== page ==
Flu fighters: Vigilance, vaccines encouraged as flu season marches on

Already distributed campuswide but repeated here for the record, Counseling and Health Director Amy Henniges and Dean of Students Brenda Amenson-Hill are encouraging the UW-Green Bay community to take steps to fight influenza. Those who haven’t been vaccinated are urged to get the shot (Counseling and Health has a limited supply; call x2380), and we’re all reminded to wash our hands frequently and stay home if flu-like symptoms (fever with cough and/or sore throat) arise, to avoid spreading the disease. They also shared some helpful flu resources (check out http://www.cdc.gov/flu/keyfacts.htm#whatis and http://www.cdc.gov/flu/takingcare.htm), and offered a link (http://www.flu.gov) and phone number (1-800-CDC-INFO) for the most up-to-date info.

Class of 1970’s ‘Nancy Lambeau,’ later Makuen, passes away

A familiar name from the early history of UW-Green Bay — and the community — died last weekend. Nancy J. Makuen, 89, of Ellison Bay, passed away peacefully Nov. 30. Makuen was a returning adult student by the name of Nancy Leicht Lambeau when she received her UW-Green Bay degree on June 1, 1970, joining 77 classmates in receiving the first diplomas ever granted by the new university. She was related through marriage to Green Bay’s most famous Lambeau — she had been married to Curly’s son and was the mother of the coach’s grandchildren. She later married Don Makuen, who some will remember as a top administrative assistant to Chancellor Edward Weidner at the University’s founding. Don Makuen, who survives his wife, was UWGB’s first dean of students and also supervised intercollegiate athletics during the program’s first and only year as the Bay Badgers, 1969-70. The Makuens have been occasional visitors to campus over the years, including the formal dedication of Lambeau Cottage and related events. The David Zimmerman book, Curly Lambeau: The Man Behind the Mystique, shared a story that illustrates at least one reason for Nancy’s affinity for Lambeau Cottage. It tells the story of how, in early spring of 1943, Lambeau’s son, Don, 23, married his high school sweetheart, Nancy, and an ice storm kept the couple from leaving Green Bay so they spent their honeymoon at the cottage. For Nancy Makuen’s obituary.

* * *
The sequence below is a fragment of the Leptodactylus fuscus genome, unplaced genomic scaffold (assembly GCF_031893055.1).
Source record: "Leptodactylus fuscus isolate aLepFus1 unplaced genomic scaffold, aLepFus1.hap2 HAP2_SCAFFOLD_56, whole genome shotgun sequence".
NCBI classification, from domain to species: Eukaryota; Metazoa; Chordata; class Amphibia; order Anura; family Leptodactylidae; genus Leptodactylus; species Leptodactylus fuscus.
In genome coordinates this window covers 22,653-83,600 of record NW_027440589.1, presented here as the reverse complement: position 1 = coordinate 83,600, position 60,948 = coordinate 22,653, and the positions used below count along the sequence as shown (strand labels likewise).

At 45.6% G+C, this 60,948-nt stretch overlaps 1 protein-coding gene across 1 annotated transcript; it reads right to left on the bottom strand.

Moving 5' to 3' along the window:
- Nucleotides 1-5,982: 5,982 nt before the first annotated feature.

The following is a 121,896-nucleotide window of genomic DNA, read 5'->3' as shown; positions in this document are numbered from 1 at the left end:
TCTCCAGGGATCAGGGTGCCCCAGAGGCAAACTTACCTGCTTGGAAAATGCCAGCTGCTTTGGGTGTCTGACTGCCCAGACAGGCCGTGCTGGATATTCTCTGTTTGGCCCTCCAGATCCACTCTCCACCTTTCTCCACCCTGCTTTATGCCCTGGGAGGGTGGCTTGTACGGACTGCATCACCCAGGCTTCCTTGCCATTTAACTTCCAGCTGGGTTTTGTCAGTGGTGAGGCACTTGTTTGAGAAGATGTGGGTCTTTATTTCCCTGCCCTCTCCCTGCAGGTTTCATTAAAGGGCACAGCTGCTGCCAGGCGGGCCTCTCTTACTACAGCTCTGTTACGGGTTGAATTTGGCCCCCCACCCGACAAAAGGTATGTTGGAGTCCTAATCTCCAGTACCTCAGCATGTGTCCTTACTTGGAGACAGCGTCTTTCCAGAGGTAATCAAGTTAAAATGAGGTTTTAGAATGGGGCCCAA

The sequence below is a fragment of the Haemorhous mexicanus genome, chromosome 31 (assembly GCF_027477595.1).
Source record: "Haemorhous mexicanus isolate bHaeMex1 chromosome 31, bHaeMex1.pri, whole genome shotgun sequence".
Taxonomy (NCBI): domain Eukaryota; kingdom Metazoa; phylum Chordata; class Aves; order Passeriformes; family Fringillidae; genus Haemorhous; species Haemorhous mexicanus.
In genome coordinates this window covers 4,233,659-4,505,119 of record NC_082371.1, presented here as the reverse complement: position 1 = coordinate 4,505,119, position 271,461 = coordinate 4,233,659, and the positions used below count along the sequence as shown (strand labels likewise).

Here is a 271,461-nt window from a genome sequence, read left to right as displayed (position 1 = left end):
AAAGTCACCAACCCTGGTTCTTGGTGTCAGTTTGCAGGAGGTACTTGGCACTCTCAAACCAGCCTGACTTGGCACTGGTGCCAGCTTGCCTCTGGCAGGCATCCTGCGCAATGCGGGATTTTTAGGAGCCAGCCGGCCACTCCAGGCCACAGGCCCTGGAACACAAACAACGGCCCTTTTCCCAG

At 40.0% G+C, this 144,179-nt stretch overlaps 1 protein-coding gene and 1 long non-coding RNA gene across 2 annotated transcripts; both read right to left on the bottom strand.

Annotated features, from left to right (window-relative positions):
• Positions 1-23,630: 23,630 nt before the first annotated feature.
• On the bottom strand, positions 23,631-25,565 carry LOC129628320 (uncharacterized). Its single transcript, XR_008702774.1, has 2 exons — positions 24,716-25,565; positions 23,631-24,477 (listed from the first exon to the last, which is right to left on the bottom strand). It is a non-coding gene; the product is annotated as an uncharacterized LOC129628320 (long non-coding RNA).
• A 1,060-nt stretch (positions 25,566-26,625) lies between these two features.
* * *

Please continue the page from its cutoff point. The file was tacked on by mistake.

Reminder: Common Theme proposals due Dec. 1

The Dec. 1 deadline to submit proposals for the 2015-16 academic year Common Theme is nearing, and the committee wants to hear from you. This year, they’re particularly interested in a theme that will help the University celebrate “50 Years of Excellence.” The theme should lend itself to interdisciplinary analysis and conversation; be of high academic caliber and conducive to scholarly dialogue; should lend itself to collaborative links across the campus (student affairs, academic affairs and community engagement); and be accessible, yet potentially engaging, for students and the community. You can find past Common Theme topics on the Common Theme website. Proposals are due on or before Monday, Dec. 1, and should be submitted to Donna Ritch, Associate Dean, College of Liberal Arts and Sciences. If you have any questions regarding the Common Theme proposals, please contact Ritch or Dean of Students Brenda Amenson-Hill.

Sexual Assault Reporting

All employees are required by law to report knowledge of sexual assaults on campus. The goal is to address the needs of students. By gathering information we will know the extent of sexual assaults and provide support for our students who have been victims. The Wisconsin law states, “…any person employed at an institution or center who witnesses a sexual assault or receives a report from a student enrolled in the institution or center that the student has been sexually assaulted shall report to the dean of students of the institution…” This does not mean that you have to violate any confidences or provide names. It does mean that incidents are to be reported to the Dean of Students, ext. 2152.

Social media specialist offers take for story on web safety and teens

UW-Green Bay Social Media Specialist Jena Richter on Tuesday (Oct. 14) helped provide context for a WLUK, Fox 11 story on internet safety and teens. Reporter Andrew LaCombe spoke with Richter about the issue generally (in the wake of a recent sex sting) and about dating app Tinder specifically. The app is just one designed for fast-paced use, Richter said, allowing users to instantly decide “yes” or “no” on a potential romantic interest. Users of the app can be as young as 13, which can pose a problem because it’s difficult to be sure who you’re talking to, Richter said. “I think that’s been a slow change culturally,” Richter said, “that teens just really don’t have a problem putting most of their thoughts out on social media.” Full story.